We have reviewed all relevant documents concerning Ethiopia journey to achieve 2025 global voluntary targets of CVD and diabetes control. Less than one third of the targets are on the way and promising to be achieved in the due date with current trend of health of care delivery. Some of targets on the normal track include; tobacco control, weight control, physical activity and alcohol control. While; reducing of premature mortality from CVDs which is the central goal of all targets is unlikely to be achieved in the due date. Therefore it is important for the country health system to re-emphasize on CVD care to address all relevant targets not addressed yet (nutrition and salt intake; community level screening; assessing cardiovascular risk score of high risk individuals and counseling services to prevent risk of stroke) and addressed and with unsatisfactory outcomes (prevention of premature mortality from CVDs, blood pressure, availability and affordability of drugs and basic technologies and drug therapy to prevent stroke and cardiovascular events).

It is also important for the country to address issues of chat use which plays role in associated alcohol and cigarette use.

Working on community awareness and behavior change education may benefit more concerning consumption of vegetables and fruits which is alarmingly low. This calls the health system for focusing on community level care that can be achieved by using available taskforces like health extension workers in the frontline of health service in the community. Addressing health work force gaps is also important because they are the main pillars for healthcare outcomes.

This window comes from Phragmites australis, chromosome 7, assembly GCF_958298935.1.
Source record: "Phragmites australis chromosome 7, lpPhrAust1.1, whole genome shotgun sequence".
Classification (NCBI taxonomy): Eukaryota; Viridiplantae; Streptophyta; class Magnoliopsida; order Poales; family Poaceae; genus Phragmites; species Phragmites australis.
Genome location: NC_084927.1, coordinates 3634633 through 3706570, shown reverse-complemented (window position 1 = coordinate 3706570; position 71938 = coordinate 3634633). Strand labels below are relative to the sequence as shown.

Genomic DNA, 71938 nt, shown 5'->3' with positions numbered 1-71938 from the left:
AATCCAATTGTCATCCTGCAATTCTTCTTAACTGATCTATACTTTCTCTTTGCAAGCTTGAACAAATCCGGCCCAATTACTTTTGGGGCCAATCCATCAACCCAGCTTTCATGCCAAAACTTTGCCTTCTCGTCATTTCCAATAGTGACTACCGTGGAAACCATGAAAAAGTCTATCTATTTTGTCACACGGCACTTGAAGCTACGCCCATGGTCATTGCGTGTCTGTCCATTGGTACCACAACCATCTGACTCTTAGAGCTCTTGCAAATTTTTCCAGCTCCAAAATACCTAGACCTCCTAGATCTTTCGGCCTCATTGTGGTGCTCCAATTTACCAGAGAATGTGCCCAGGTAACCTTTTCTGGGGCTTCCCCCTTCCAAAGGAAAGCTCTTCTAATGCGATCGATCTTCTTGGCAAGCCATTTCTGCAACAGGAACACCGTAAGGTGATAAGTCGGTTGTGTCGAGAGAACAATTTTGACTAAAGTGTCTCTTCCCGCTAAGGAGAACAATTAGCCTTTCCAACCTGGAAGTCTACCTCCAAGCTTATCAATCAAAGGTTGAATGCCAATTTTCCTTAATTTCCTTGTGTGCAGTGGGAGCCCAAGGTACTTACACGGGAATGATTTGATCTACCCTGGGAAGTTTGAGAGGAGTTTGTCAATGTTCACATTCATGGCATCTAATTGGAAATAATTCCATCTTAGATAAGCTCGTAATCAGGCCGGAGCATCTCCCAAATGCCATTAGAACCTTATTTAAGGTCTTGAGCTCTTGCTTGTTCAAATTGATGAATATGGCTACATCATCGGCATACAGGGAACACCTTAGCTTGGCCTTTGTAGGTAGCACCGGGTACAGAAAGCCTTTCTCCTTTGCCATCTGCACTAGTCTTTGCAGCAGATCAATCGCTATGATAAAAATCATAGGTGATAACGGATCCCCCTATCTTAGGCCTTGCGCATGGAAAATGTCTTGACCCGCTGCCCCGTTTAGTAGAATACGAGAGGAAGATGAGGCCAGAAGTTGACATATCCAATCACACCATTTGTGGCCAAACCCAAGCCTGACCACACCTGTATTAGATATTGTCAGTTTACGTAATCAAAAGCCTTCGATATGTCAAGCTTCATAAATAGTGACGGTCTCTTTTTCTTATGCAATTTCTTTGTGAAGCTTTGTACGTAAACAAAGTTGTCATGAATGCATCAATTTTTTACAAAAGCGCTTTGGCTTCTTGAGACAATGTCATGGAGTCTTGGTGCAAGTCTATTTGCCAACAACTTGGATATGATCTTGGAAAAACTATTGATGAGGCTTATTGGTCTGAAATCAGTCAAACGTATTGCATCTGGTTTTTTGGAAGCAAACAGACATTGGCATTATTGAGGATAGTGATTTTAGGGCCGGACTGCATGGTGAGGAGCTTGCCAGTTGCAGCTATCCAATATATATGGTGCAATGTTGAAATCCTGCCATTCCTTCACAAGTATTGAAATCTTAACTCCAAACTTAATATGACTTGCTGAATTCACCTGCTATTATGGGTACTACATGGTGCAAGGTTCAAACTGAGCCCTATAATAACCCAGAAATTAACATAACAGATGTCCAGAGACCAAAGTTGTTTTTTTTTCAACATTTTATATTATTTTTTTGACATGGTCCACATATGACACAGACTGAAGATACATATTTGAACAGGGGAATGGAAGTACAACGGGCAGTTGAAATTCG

Recommendations

Based on our findings we recommend the stakeholders of the healthcare system of the country to:

1. Wok on best buys to control CVDs and other NCDs to improve the CVD related outcomes since both premature mortality and mortality attributed due to NCDs are increasing;

2. Strengthen the primary care system since the percentage of health centers offering CVD risk stratification service were low and availability of guidelines were not addressed;

3. Improve access and affordability of essential drugs for management of CVDs since the availability is below target and drugs are not affordable for the majority of the population;

4. Design alternative strategies that can further reduce the cost of drugs used for management of NCDs in collaboration Ministry of health and pharmaceutical fund and supply agency (strategies may include decreasing or avoiding price markups for these products, removing import duties etc.);

5. Initiate community screening service because it help to initiate drug therapy early and which can prevent and/delay the development of CVDs and associated complications;

6. Improve health taskforce number and capacity since it is far below the required number to provide the general health care to the population.

References